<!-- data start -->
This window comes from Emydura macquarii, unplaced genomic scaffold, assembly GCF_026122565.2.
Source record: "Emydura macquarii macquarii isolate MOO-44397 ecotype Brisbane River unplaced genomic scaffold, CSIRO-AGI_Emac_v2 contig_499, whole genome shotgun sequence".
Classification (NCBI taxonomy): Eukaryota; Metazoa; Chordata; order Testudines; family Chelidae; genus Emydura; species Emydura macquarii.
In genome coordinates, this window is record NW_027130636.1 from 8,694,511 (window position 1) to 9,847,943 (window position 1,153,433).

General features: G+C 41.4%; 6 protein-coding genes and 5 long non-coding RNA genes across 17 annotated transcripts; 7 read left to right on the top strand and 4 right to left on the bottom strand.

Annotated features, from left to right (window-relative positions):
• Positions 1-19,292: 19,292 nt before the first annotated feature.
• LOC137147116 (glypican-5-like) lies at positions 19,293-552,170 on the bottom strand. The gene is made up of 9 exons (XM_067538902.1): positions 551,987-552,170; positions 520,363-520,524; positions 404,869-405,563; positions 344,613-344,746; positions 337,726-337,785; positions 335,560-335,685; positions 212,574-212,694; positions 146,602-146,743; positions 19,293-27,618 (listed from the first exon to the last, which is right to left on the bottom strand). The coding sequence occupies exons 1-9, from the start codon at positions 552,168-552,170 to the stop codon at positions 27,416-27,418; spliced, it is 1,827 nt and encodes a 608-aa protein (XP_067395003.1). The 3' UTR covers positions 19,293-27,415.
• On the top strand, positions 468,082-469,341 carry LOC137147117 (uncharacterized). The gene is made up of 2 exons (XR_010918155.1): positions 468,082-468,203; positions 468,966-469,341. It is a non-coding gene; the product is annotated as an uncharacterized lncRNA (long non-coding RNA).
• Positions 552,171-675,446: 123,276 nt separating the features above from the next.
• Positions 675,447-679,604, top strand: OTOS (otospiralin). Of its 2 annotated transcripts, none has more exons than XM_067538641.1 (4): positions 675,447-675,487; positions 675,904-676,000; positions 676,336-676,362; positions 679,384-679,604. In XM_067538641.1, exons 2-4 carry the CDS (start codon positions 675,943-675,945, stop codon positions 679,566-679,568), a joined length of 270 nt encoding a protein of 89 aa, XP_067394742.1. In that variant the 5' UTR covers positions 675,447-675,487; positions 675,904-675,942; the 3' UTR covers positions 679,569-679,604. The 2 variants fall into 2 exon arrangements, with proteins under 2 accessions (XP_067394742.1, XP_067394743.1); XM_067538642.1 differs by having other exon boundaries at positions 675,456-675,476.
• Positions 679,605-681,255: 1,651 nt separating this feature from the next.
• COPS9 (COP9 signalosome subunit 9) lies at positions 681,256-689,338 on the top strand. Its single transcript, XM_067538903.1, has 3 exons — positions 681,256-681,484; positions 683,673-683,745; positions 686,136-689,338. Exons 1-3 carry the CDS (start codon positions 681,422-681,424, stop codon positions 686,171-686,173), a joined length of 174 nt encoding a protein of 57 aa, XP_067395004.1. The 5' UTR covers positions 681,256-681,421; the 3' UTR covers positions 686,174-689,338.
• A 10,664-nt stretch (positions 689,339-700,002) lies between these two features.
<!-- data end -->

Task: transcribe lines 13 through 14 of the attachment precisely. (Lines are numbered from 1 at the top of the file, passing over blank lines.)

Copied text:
• COPS9 (COP9 signalosome subunit 9) lies at positions 681,256-689,338 on the top strand. Its single transcript, XM_067538903.1, has 3 exons — positions 681,256-681,484; positions 683,673-683,745; positions 686,136-689,338. Exons 1-3 carry the CDS (start codon positions 681,422-681,424, stop codon positions 686,171-686,173), a joined length of 174 nt encoding a protein of 57 aa, XP_067395004.1. The 5' UTR covers positions 681,256-681,421; the 3' UTR covers positions 686,174-689,338.
• A 10,664-nt stretch (positions 689,339-700,002) lies between these two features.